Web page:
Plum Tree Among The Skyscrapers

by Simon Armitage

She’s travelled for years
through tangled forests
and formal gardens,
edged along hedgerows,
set up her stall
on tenanted farms
then moved on, restless,
empty handed sometimes,
sometimes with fruit
in her arms.
She’s hopscotched
through graveyards and parks,
settled down in allotments,
clung to a church roof
by a toe.
She’s pitched camp on verges
and hard shoulders,
stumbled on threadbare moors
above the tree-line
and slummed it on wasteland,
but dug in on steep hillsides
and rough ground.
She was Queen of the May
on a roundabout once
in a roundabout way.
She’s piggy-backed
across trading estates, hitched
in a mistle thrush beak,
drifted with thistledown.
She’s thumbed a lift into town.
Now here she is,
in a cracked slab
in a city square
in a square mile
mirrored by glass and steel,
dwarfed by money
and fancy talk.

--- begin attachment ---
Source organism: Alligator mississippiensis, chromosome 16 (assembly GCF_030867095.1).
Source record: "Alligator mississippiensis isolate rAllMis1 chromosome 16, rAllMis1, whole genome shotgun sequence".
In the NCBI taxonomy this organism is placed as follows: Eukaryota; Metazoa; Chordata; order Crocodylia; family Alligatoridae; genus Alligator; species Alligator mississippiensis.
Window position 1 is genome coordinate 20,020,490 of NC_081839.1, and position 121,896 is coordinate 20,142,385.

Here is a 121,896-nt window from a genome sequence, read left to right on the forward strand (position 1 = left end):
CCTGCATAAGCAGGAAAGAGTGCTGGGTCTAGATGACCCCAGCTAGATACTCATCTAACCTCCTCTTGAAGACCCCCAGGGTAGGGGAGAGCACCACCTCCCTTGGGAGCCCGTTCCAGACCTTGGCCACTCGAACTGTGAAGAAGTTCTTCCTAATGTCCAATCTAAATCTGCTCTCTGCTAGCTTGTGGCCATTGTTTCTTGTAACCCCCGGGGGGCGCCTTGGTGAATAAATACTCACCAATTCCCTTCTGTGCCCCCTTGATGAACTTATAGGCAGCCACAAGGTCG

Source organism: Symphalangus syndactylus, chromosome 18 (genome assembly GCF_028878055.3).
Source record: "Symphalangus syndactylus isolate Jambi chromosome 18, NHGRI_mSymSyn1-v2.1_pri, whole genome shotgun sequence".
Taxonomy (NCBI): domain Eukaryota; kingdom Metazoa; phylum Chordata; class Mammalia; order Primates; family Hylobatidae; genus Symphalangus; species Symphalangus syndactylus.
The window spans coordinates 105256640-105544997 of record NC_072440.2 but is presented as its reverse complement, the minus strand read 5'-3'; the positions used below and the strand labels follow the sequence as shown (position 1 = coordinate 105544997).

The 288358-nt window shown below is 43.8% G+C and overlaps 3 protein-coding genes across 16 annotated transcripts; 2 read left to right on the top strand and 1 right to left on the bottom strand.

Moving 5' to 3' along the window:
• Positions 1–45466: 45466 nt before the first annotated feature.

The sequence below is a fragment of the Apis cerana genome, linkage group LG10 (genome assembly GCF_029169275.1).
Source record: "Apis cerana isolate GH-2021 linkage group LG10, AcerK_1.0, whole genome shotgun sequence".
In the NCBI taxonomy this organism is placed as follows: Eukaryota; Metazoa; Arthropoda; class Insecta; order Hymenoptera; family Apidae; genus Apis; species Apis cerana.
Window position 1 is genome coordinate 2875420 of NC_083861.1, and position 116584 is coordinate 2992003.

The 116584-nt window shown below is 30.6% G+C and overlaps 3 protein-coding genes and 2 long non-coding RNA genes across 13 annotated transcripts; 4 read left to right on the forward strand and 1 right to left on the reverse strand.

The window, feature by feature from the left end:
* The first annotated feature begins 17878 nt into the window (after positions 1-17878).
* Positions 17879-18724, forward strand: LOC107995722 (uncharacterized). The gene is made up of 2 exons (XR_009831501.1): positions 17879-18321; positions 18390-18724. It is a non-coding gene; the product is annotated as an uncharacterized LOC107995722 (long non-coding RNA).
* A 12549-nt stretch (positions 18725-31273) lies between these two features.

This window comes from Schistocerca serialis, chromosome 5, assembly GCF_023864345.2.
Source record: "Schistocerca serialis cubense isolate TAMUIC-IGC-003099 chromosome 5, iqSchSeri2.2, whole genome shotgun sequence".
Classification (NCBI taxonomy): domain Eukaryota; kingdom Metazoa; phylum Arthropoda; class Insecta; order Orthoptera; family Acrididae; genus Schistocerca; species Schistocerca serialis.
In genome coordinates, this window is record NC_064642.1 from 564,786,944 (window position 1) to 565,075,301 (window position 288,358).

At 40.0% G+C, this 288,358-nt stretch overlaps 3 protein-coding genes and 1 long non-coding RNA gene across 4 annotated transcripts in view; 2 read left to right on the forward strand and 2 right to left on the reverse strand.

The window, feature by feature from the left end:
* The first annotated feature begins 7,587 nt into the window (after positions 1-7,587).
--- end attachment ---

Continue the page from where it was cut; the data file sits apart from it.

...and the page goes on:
Hand-me-down brush,
pre-loved broom,
to the paid-by-the-minute
suits and umbrellas
and lunchtime shoppers
she’s a poor Cinderella
rootling about
in a potting compost
of burger boxes
and popped poppers.
In that world,
orchard and orphan
are one and the same.
But she’s here to stay –
plum in the middle –
and today she’s fizzing
with light and colour,
outshining the smug sculptures
and blubbering fountains.
Scented and powdered
she’s staging
a one-tree show
with hi-viz blossoms
and lip-gloss petals;
she’ll season the pavements
and polished stones
with something like snow.

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